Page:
This Friday marks the anticipated start of summer eating, with the first Farmer’s Market of the season. Now in its tenth year, it brings farm-fresh, locally grown and raised, and organic fruits, vegetables, meats, eggs, and cheeses, in addition to regional artisans’ wares and other products to the center of town.
When it was conceived a decade ago, the Telluride Farmer’s Market introduced a healthier, environmentally kinder food paradigm to the greater Telluride region; today, it continues to shape a more sustainable local food consciousness.
In 2002, Tony and Barclay Daranyi had just launched their small family farm operation at Norwood’s Indian Ridge Farm and Bakery. They were one of the first local farms to attend the just-born Telluride Farmer’s Market, and as they explain, at the time the local and organic food movement was still in its infancy, at least in this remote and high-altitude region.
“Little did we know we were jumping onto this wave of interest in eating healthier and more locally at a critical time,” Barclay Daranyi says of the food landscape when they started Indian Ridge.
At the time, the USDA had just launched its National Organic Program (NOP) for certification of organic foods, a divisive development in the organic foods movement that catapulted organic foods into the mainstream.
It was at this critical juncture that Telluride activist M’Lissa Story first envisioned and ultimately brought to life the Telluride Farmer’s Market, as a means of raising awareness regarding the vital importance of creating and maintaining a healthy food system.
Wayne Talmage, of Paonia-based White Buffalo Farm, was also one of the first farmers to become a TFM vendor. Considered one of the pioneers of organic farming, Talmage founded White Buffalo Farm in 1974, a decade after Rachel Carson’s book, Silent Spring, first awakened large-scale public awareness to the environmental risks of agricultural pesticides.
If White Buffalo was part of organics’ infancy, the Telluride Farmer’s Market’s appearance in 2002 could be considered a part of the movement’s toddler stage, as organic foods gained some stability in the market. Prior to TFM’s launch in 2002, Talmage attended a handful of other farmer’s markets, some as far away as Boulder, but at that time there were less than a dozen farmer’s markets in the entire state.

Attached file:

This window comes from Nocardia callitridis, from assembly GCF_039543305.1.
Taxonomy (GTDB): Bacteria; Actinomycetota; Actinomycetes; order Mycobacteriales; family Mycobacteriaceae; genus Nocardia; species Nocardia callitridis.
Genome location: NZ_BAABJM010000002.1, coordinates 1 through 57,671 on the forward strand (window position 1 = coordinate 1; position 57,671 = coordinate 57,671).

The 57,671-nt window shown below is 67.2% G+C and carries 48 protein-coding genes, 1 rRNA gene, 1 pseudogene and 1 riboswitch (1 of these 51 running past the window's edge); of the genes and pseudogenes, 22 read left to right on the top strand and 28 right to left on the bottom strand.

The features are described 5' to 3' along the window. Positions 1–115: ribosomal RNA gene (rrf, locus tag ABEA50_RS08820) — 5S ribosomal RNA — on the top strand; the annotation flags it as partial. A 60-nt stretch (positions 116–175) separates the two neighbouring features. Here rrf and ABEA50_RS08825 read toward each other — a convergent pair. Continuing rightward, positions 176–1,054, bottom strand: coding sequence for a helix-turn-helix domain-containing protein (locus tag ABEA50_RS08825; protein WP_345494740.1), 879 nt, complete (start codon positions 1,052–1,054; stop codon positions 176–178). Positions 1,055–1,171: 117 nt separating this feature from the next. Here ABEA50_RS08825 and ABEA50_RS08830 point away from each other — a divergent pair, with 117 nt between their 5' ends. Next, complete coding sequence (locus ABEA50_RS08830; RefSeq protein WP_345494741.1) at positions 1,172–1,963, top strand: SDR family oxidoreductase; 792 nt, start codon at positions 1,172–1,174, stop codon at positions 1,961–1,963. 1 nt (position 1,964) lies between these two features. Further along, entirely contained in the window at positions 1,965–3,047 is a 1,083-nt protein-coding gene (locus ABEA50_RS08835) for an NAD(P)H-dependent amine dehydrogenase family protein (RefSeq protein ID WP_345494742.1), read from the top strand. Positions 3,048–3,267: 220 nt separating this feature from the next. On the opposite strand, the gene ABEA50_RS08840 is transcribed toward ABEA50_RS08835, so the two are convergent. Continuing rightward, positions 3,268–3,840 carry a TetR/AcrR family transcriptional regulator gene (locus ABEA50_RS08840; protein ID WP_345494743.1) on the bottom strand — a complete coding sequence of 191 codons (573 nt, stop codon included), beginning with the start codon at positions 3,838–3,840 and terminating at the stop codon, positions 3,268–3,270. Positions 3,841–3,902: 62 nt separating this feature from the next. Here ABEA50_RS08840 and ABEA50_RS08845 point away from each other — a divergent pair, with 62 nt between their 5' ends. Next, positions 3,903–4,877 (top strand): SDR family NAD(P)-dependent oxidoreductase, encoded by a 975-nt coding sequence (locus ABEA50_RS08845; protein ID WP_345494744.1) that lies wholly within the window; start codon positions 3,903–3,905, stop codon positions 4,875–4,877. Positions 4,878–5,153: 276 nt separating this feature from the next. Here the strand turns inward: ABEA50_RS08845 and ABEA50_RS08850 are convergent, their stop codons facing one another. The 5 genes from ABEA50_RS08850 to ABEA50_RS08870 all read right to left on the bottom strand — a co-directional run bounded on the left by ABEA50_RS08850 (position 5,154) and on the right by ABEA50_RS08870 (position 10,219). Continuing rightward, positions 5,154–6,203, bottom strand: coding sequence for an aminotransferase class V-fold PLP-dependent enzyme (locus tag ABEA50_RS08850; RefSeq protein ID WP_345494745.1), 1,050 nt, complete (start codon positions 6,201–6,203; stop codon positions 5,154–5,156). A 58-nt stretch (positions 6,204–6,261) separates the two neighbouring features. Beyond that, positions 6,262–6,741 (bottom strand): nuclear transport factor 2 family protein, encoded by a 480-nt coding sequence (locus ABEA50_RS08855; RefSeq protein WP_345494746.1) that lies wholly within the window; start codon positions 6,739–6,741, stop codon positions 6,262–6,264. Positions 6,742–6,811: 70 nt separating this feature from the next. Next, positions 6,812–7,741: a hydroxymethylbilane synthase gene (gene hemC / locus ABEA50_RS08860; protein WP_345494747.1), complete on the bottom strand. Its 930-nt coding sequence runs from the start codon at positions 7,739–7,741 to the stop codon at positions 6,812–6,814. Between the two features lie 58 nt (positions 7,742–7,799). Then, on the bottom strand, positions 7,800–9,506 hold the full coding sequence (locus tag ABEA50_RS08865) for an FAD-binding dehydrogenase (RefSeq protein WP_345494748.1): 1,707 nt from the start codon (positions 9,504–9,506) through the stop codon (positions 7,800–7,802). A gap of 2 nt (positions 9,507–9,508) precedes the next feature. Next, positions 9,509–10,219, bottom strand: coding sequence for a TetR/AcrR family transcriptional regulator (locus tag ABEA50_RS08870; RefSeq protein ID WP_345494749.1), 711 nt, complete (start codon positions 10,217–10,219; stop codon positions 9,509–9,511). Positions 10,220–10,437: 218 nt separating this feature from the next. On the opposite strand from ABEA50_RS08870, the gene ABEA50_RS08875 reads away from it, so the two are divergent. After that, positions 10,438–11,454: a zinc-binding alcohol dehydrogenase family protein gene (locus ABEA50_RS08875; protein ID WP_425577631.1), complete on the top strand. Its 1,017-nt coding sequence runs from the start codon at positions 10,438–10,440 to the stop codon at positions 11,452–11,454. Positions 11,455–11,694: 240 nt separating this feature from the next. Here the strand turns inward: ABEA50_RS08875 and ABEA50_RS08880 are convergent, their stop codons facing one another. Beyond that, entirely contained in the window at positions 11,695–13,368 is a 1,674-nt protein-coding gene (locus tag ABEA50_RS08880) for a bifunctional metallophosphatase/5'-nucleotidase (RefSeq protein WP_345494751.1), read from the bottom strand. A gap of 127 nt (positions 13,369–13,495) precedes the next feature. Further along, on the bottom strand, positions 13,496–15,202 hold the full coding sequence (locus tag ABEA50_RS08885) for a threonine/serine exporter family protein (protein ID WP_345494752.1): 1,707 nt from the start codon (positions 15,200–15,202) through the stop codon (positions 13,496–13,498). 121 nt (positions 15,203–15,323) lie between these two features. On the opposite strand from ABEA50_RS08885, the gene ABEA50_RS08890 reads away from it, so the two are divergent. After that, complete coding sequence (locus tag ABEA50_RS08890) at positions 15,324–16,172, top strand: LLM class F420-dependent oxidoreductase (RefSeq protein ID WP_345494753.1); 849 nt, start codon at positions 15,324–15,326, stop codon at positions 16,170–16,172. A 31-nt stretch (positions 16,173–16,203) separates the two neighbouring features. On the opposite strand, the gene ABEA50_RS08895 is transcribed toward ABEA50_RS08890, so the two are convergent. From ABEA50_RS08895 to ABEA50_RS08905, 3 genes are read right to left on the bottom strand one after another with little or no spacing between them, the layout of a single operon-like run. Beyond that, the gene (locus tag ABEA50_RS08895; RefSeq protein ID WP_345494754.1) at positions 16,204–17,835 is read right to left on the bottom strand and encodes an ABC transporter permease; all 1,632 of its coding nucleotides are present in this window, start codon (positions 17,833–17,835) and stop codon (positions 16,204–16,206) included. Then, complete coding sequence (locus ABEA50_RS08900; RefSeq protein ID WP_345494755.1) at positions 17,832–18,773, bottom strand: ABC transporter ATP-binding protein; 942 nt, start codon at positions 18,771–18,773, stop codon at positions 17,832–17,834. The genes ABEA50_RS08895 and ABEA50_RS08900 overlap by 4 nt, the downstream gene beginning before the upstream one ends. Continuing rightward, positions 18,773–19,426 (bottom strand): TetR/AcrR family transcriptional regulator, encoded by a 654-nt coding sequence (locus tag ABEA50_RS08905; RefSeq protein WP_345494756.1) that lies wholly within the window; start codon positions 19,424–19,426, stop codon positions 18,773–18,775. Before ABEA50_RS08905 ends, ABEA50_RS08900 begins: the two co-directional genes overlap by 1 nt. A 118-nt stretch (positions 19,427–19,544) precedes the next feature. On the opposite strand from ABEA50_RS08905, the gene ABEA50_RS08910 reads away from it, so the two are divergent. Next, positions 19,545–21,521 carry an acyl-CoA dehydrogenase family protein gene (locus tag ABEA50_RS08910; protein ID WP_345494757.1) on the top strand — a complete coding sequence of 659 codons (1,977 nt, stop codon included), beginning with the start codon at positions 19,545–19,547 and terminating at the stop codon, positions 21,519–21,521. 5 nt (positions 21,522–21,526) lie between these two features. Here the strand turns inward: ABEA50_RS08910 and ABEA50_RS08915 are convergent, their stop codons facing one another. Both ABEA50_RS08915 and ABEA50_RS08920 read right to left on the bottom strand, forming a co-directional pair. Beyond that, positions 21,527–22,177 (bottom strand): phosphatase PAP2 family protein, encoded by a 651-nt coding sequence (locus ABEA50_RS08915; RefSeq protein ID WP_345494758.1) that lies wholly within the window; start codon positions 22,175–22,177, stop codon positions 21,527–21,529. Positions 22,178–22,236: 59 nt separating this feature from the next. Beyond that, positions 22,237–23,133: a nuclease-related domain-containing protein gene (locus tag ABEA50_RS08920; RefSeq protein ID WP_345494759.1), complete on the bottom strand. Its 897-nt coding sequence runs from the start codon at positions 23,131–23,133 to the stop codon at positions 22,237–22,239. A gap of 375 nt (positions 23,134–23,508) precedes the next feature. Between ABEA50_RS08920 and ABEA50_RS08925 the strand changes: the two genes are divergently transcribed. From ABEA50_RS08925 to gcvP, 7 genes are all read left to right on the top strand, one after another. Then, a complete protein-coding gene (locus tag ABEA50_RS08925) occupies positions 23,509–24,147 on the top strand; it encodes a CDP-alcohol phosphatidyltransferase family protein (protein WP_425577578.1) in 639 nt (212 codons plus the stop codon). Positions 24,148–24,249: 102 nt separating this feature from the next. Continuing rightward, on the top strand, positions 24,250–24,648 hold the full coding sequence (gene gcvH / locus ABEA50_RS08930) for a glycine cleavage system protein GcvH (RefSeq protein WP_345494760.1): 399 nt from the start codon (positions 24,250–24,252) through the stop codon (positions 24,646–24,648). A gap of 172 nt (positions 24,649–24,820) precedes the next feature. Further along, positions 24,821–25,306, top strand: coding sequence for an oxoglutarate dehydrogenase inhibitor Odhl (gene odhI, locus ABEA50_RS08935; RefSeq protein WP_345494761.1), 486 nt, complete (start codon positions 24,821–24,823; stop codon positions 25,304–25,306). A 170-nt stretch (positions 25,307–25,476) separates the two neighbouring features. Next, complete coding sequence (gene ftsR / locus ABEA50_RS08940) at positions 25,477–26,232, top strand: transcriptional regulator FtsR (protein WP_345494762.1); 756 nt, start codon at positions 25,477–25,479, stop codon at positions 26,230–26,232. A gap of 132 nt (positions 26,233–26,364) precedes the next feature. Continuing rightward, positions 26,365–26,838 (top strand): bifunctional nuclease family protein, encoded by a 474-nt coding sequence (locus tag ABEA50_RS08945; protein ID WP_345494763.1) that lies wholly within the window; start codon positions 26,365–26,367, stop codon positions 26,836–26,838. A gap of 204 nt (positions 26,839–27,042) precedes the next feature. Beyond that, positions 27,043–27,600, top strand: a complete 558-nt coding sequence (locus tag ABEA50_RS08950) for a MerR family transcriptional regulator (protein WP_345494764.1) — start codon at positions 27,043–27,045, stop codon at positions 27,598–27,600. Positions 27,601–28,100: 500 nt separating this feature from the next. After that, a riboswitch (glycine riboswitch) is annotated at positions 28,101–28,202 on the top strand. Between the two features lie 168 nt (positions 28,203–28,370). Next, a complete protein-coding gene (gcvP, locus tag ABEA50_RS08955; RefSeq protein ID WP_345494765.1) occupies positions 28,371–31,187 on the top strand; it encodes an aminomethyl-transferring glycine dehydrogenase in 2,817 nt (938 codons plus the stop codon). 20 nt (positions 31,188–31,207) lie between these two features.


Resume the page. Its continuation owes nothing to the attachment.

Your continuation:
Today, at least 150 farmer’s markets are held in communities throughout Colorado, making the TFM, along with the Ridgway Farmer’s Market, one of the state’s trailblazers.
In the decade that has passed, regional farmers such as Talmage and the Daranyis have seen a surge in interest for the products they provide, but not just because they are organic. The market for locally grown food has multiplied in recent years, representing the latest phase in the nation’s evolution toward a more sustainable food system.
Studies have shown that while organic food sales are still far larger than local foods, the rate of growth in local food sales seems to be accelerating. The term “locavore” was in fact chosen by the New Oxford American Dictionary as their 2007 “word of the year,” describing someone who shows a strong preference for foods that are locally grown, seasonally available, and produced without unnecessary additives.
Patricia Low, Telluride Farmer’s Market Manager, says the mission of the TFM goes beyond simply providing organic foods to the Telluride community to also providing an outlet for local farmers, and is thus a boon for the local economy. “As people become more aware of our nation's conventional growing practices, they have turned to healthier and more sustainable small farming and local CSAs. Not only are people starting to understand that the quality is better, but it is also important to support our local [farming] communities,” Low says.
Anchored by the growth and success of farmer’s markets and CSAs (Community Supported Agriculture), this new, local-eating model has provided another opportunity for small family farmers such as the Daranyis and Talmage, who otherwise couldn’t compete in today’s industrialized agricultural markets.
Small farmers are now exploring new business niches, with more farms springing up regionally and nationally that focus just on tomatoes, for example, or grass-fed lamb.
“All these niches are being developed and explored, and it’s great because they are all helping take on the big corporate structure,” Tony Daranyi says. “The result is that as humans we’re healthier, the environment benefits, plus we’re helping strengthen local economies. It’s a win-win for everybody.”
As the Telluride Farmer’s Market looks to the next decade, the vendor-run organization sees itself settling more comfortably into its role as a regional leader in the organic and local foods movement. TFM continues to be a direct market, meaning that all its vendors sell directly from the farm. Also, all products sold there must have been grown or crafted within 100 miles of Telluride. The organization recently came under the non-profit umbrella of SWIRL, the Southwest Institute for Resilience, a non-profit dedicated to enhancing the region’s ability to provide its own food, which was founded by local farmer Kris Holstrom of Tomten Farm.
In the midst of growing awareness about the dysfunction the contemporary industrialized food system breeds, outlets like the Telluride Farmer’s Market will continue to provide a visceral connection between food and its consumers – a critical connection that is expected to become even more important in the future.
“As the price of fossil fuels rises, the cost of purchasing conventional food products will also continue to go up,” White Buffalo’s Talmage says. “Ultimately, the difference in pricing between local and not-so-local will diminish. With more education, people will only continue to see that they want to eat local and eat organic, which is more sustainable, and in effect will help save the planet.”